First published last week, on November 25, 2019, the article titled “Consolidated Production of Coniferol and Other High-Value Aromatic Alcohols Directly from Lignocellulosic Biomass” has gained media attention across the globe. Given the finite geological oil reserves, the competition to identify alternative biobased and biorefinery processes continues to grow. According to the article, the aim in identifying such products is not only to find alternatives, but most importantly to “overcome significant costs and productivity barriers.” In the aforementioned article, published in the Green Chemistry Journal, scientists write about a novel technique using the biocatalytic production of coniferol (a versatile chemical block) directly from lignocellulosic biomass. The process to do so involves a biocatalytic treatment of lignocellulose, which releases and converts ferulic acid with feruloyl esterase (XynZ), carboxylic acid reductase (CAR), and aldo-keto reductase (AKR). This catalytic reaction achieves the equivalent release of ferulic acid from lignocellulose compared to alkaline hydrolysis, also displaying efficient conversion of ferulic acid to coniferol. Consolidating a biodegradation-biotransformation strategy for the production of high value fine chemicals from waste plant biomass, this novel process offers a potential to minimize environmental waste and add value to agro-industrial residues. A number of grants, including from the São Paulo Research Foundation and David Phillips Fellowship, supported the study outlined in the journal article. Grants of these types continue to arise as the need to address resource efficiency and, therefore, biobased chemical production has become the focus of various government agencies in many countries. The U.S. Department of Energy (DOE) for example, often provides scientist from all backgrounds similar opportunities.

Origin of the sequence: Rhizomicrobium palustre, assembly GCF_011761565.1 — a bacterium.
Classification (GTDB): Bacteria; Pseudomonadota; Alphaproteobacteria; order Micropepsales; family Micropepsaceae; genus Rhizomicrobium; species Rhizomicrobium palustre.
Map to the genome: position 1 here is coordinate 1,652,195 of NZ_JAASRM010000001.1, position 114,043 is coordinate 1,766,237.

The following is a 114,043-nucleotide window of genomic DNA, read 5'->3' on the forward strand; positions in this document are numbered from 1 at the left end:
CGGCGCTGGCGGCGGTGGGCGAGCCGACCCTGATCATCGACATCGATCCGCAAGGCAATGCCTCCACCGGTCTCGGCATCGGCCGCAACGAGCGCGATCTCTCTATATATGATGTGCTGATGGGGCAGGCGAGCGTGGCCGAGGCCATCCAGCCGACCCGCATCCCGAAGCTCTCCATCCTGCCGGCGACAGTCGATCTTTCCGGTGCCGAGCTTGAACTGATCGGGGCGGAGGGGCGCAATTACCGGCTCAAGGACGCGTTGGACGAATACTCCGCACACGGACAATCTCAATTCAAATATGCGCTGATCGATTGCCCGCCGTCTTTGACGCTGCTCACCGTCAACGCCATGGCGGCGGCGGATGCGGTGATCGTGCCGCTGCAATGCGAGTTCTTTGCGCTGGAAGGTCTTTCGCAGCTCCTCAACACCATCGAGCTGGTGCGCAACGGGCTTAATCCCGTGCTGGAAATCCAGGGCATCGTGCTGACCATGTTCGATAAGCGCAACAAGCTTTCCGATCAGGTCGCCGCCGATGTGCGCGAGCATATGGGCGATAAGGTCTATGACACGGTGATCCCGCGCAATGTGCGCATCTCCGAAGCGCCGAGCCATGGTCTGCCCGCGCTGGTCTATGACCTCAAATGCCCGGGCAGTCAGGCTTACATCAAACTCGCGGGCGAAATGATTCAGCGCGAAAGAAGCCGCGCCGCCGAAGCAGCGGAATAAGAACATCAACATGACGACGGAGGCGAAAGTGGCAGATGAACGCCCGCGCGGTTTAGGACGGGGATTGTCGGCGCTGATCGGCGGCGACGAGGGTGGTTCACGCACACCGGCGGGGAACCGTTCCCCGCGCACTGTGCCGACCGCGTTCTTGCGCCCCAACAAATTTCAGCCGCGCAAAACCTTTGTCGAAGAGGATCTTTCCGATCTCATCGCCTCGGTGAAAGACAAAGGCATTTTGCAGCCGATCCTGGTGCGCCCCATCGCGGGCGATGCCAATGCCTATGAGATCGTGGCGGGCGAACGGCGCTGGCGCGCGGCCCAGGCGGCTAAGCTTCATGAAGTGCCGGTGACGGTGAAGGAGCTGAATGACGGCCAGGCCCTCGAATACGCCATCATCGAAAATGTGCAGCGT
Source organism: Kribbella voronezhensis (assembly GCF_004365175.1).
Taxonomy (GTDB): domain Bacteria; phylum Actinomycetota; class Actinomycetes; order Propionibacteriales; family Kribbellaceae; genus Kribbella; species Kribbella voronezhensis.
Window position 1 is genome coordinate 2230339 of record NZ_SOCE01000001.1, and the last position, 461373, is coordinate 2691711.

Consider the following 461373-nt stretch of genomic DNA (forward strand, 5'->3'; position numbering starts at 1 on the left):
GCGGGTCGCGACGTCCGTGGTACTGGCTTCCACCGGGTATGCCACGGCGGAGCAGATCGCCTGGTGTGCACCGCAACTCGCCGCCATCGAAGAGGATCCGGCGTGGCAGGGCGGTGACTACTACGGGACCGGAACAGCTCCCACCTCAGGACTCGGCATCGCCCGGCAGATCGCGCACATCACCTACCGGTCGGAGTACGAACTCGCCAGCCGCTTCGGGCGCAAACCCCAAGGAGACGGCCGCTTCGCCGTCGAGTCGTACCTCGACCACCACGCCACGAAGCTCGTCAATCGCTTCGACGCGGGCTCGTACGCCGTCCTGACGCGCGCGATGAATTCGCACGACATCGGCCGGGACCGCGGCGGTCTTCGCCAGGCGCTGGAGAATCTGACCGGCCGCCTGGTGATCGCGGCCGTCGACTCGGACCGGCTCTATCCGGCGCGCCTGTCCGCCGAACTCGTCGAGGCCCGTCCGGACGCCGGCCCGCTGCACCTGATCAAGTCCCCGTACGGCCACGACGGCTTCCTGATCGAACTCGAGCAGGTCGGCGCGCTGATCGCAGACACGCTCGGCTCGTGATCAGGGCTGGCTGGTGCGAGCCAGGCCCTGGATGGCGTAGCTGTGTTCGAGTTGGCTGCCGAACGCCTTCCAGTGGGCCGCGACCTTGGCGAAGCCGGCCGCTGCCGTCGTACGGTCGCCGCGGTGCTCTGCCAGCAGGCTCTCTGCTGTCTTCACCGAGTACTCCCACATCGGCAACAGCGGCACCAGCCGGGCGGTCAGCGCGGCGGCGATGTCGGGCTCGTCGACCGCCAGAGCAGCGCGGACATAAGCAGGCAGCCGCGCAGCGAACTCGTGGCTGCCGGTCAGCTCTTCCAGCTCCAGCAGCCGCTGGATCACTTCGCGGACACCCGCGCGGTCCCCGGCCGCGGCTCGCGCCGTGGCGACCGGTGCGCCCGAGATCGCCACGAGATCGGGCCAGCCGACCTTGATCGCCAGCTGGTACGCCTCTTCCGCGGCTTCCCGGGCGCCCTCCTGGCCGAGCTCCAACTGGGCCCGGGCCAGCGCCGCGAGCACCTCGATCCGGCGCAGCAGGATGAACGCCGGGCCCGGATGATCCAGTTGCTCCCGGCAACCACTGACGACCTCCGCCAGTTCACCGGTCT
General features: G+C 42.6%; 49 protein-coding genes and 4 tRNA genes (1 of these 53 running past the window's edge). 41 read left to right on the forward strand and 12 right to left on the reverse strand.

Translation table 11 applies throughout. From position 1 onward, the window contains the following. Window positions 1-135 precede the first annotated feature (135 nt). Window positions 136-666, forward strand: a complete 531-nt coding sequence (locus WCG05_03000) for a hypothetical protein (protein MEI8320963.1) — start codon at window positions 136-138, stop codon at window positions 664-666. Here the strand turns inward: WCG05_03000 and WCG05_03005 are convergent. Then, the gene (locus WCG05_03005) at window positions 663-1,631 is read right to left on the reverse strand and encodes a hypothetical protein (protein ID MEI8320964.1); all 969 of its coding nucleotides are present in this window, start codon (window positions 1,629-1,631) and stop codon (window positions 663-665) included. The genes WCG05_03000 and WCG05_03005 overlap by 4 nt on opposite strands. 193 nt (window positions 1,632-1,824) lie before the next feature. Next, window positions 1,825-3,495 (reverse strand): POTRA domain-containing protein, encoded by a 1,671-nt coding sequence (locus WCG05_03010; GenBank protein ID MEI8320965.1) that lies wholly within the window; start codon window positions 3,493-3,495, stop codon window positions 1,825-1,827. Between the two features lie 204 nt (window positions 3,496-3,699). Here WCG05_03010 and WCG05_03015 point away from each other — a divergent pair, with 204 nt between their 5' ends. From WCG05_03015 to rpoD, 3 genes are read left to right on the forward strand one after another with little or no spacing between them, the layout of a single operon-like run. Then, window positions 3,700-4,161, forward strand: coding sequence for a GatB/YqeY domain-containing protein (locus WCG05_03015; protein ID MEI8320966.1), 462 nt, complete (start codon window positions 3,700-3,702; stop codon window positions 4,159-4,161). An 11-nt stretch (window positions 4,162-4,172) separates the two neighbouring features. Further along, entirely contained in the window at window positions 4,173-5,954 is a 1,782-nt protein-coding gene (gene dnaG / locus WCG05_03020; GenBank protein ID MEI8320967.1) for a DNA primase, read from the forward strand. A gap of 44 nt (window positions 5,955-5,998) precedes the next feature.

By Lynn L. Bergeson
On July 8, 2019, the National Corn Growers Association (NCGA) announced the winners of the Consider Corn Challenge II, a challenge intended to highlight the range of biobased materials that can be produced with field corn feedstock. The three winners included:
- ExoPolymer, Inc. for a plan to create a new profile of customizable, polysaccharide-based hydrocolloids that are domestically produced by microbial fermentation using corn sugar as a feedstock. These new hydrocolloids will meet the growing needs and performance gaps in the healthcare, personal care, food, pharmaceutical and energy industries.